Start a veggie garden that’s adapted to your growing zone. Choose varieties that you know you and your family will enjoy.
Plant tall veggies (such as corn on a trellis) to the north so they don’t shade shorter plants. Learn to practice crop rotation to reduce pest and disease problems.
Summer is the perfect time for gardening, but the fruits of your labor may be lost due todiseases on the rise in Louisiana vegetables.
LSU AgCenter studies show vegetable growers all over Louisiana are facing southern bacterial wilt and a bacterial spot in tomatoes and pepper production. Southern bacterial wilt (or bacterial wilt) is a destructive disease of tomatoes and plants of the nightshade family which is known as solanaceous.
In addition to vegetables of the nightshade family, the bacterium can cause disease in ornamentals. Infected plants rapidly wilt due to loss of turgidity of leaves and stems, giving the plants a limp appearance. “Initially, these plants may recover overnight but as the disease develops, rapid drying of the foliage occurs, leading to permanent wilting and death of the plant,” said Plant doctor Raj Singh.
Disease prevention through soil fumigation may reduce the incidence of disease early in the season, but it has not provided long-term control. Alternatively, oil solarization of contaminated fields during summer may also help in reducing the initial population of bacterium in the soil according to LSU Agcenter.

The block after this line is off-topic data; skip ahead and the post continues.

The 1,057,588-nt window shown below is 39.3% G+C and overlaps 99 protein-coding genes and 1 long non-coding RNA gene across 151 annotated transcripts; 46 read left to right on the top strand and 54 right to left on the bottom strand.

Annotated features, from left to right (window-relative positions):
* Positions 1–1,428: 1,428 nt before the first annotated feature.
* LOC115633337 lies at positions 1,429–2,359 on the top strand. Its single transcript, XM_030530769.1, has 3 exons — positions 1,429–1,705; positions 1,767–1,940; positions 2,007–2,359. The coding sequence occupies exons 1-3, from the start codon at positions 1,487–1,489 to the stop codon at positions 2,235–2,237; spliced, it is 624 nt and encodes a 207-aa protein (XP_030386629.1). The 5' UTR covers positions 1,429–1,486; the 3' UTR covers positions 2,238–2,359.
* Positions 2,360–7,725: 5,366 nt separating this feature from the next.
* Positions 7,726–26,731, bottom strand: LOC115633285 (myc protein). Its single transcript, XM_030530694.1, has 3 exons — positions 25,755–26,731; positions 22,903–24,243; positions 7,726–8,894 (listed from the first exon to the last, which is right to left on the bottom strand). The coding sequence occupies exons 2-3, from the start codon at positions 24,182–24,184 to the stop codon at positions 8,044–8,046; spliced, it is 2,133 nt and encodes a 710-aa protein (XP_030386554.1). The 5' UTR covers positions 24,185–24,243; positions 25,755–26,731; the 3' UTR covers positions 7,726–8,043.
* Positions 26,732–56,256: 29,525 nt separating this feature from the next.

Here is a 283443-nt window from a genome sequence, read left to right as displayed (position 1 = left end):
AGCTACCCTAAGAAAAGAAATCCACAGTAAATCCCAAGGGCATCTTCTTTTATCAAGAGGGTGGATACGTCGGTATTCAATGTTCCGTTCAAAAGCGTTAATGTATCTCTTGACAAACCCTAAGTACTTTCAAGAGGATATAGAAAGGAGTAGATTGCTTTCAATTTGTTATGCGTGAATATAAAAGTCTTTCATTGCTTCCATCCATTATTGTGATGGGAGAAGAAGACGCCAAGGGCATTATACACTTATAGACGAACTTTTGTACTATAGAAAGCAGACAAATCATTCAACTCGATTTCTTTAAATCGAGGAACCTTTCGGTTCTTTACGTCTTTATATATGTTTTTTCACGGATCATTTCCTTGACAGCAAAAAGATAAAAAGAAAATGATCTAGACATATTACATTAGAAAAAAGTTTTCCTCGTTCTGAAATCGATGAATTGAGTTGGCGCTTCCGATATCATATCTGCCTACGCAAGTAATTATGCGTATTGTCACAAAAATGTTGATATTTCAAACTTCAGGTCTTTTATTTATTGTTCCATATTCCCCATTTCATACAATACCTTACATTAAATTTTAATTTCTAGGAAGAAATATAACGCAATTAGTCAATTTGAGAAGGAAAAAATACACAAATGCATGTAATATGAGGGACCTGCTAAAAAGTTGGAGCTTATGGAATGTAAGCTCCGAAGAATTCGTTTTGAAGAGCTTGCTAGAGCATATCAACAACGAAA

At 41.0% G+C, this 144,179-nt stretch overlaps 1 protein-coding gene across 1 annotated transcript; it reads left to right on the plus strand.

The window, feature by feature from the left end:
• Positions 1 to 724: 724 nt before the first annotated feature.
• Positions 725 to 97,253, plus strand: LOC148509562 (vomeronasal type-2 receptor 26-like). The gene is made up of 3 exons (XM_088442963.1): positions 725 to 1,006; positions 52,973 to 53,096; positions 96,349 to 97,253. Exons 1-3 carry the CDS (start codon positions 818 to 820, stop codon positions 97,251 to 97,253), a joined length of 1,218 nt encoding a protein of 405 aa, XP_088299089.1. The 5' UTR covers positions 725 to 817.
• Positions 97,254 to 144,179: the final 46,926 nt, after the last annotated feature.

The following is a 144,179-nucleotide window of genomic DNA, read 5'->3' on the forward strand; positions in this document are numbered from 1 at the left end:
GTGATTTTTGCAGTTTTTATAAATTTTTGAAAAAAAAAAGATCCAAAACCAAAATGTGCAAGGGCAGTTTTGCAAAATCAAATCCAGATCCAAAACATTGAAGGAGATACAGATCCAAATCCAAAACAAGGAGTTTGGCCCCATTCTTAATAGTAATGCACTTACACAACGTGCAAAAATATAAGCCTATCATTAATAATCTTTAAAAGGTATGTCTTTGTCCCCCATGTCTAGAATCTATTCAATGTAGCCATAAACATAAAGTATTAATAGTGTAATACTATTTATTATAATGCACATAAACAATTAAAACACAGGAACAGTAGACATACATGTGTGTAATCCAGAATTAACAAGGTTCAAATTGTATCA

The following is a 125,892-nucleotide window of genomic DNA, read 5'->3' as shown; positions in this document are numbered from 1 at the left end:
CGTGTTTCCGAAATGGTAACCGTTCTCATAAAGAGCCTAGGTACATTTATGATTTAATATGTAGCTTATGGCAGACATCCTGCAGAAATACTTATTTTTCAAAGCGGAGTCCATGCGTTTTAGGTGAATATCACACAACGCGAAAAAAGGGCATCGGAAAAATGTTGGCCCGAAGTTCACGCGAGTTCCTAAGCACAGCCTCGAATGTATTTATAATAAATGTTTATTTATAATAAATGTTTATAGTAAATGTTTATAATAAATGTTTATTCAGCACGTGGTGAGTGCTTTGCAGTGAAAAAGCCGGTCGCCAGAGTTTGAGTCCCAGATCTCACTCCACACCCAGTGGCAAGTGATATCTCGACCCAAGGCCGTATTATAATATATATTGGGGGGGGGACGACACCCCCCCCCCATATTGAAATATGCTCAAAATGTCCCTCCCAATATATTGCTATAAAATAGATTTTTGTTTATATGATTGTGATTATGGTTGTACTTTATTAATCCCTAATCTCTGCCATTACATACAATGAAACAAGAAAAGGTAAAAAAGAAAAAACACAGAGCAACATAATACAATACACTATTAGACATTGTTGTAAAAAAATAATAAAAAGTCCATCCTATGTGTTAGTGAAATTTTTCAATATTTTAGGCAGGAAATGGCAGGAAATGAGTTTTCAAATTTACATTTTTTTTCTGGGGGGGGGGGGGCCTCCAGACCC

“Initially, these plants may recover overnight,” Singh said. “But as the disease develops, rapid drying of the foliage occurs, leading to permanent wilting and death of the plant.”
Symptomatic plants will exhibit discoloration of the vascular system. Brown, sunken cankers are also often visible at the base of the plant near the soil line. According to Singh, The bacterial wilt is caused by the soil-borne bacterium called Ralstonia solanacearum and is spread within fields by the movement of infested soil, in surface water, and the handling of infected plants.
Bacterial leaf spot of bell and hot peppers caused by Xanthomonas species is another pathogen known to infect all above-ground plant parts including fruits, leaves and stems. The pathogen is seed-borne, and the development is favored by warm and rainy weather.
Symptoms start with small tan/brown spots, which become large dark brown in four to five days. Leaf spots are irregular in shape with water-soaked margins and appear greasy. Infected plants defoliate prematurely and rapidly. There are no commercially available resistant/tolerant varieties that are recommended but the LSU AGcenter suggests commercial and home growers follow good sanitation practices to reduce the spread of the disease.
Avoiding movement of infested soils, avoiding movement of stakes from known infested sites to other sites and proper cleaning of tools can help.